originals\ Sep 27, 2011 at 3:58 pm

Ten Sega Saturn Games That Need the HD Treatment


For the majority of its existence, the Sega Saturn was my favorite console of all time. It affected me so profoundly that before the 360 came out, I was all but ready to give up on games. The Saturn, short-lived and painfully difficult to design games for, didn't have a large library. It did, however, bear host to a handful of passionately designed masterpieces, some so ahead of their time that they left me wanting for years.

Thanks to some bizarre engineering, the Saturn has been largely ignored in the recent HD remake movement. Games that have been revisited on modern consoles are almost always based on inferior PC versions. This has made the Saturn one of the only older consoles worth keeping plugged in. Meanwhile XBLA and PSN have made other Sega consoles like the Dreamcast nearly obsolete.

With HD visuals and a downloadable market, there's never been a more appropriate time to revisit these relics. Thankfully, someone is stepping up—HD remakes of both Guardian Heroes and Radiant Silvergun are on the way courtesy of Treasure. If they can bring these classics to downloadable services, why can't more Saturn classics follow suit?

With that in mind, here are ten of the Saturn's finest games, the kinds that could do with a modern sprucing up. These are the games you should be knocking down Sega's doors for. They're games that you've probably never played, and if you're one of the lucky few that have, you know these gems deserve a larger audience.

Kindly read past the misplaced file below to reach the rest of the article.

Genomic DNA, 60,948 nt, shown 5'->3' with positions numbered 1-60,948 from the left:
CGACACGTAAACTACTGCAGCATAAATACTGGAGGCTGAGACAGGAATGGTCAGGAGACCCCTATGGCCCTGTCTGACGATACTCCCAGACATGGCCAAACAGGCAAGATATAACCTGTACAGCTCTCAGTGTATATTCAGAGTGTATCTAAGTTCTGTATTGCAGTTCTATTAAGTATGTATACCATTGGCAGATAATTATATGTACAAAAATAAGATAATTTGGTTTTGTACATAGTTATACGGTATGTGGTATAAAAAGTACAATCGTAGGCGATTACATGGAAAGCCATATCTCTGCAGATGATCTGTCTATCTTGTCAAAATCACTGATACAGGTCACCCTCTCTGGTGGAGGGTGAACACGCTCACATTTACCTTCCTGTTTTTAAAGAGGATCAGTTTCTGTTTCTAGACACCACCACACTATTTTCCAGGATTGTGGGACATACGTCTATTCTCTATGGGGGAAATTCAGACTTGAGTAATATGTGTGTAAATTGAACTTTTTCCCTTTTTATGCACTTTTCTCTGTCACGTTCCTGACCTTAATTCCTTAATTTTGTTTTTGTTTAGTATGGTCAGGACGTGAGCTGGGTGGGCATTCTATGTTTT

10. Dragon Force

I have a confession to make. I've played every game on this list but one, and that game is Dragon Force. It may seem foolish to blindly recommend a game I haven't played, but you'd be hard-pressed to find anything but praise for this one. It's a strategy RPG that pits hordes of 2D sprites in Braveheart-style conflicts. With so many little dudes kicking ass on-screen at once (up to two hundred of them!), the game still looks pretty cool today. The HD treatment would make this game's unique combat even better for a whole new generation of strategy RPG fans.

9. A Kinect/Move Lightgun Shooter Collection

If you're talking about Sega lightgun shooters, the Saturn got the best of the bunch: Virtua Cop 1 and 2, and the original House of the Dead. Toss in L.A. Machineguns and you have my childhood arcade experience in a nutshell. The only problem is that modern HDTVs don't play nice with lightgun games. Motion tech like the Move and Kinect could potentially fix that, and I can think of no better excuse to jump around my living room than a well-placed justice shot in Virtua Cop.

8. Enemy Zero

In the pantheon of FMV games like Night Trap and Myst, few are regarded as classics. Enemy Zero isn't exactly a classic either, but the sense of loneliness and fear it establishes is still impressive today. Played from a first-person view, the game mixes slow adventure gameplay with survival horror against invisible enemies. If Dead Space 2 is the game equivalent of James Cameron's Aliens, Enemy Zero is more the cerebral horror of Ridley Scott's Alien. How cool would it be if they redid the whole game in modern, Hollywood-quality CG? Of course it would never happen, but I'd settle for modern polygonal graphics and better voice acting.

7. NiGHTS into Dreams

One of the commercial failings of the Saturn was its lack of a true Sonic game. In hindsight that seems a bit hilarious, and despite the money it probably cost Sega, we all got something much, much better. NiGHTS into Dreams took Sonic's ground speed and applied it to dream-flight. Put the spirit of Sonic in a fresh, hyper-colorful dreamworld and you're only starting to get the idea. And no, NiGHTS 2 doesn't count.

6. Burning Rangers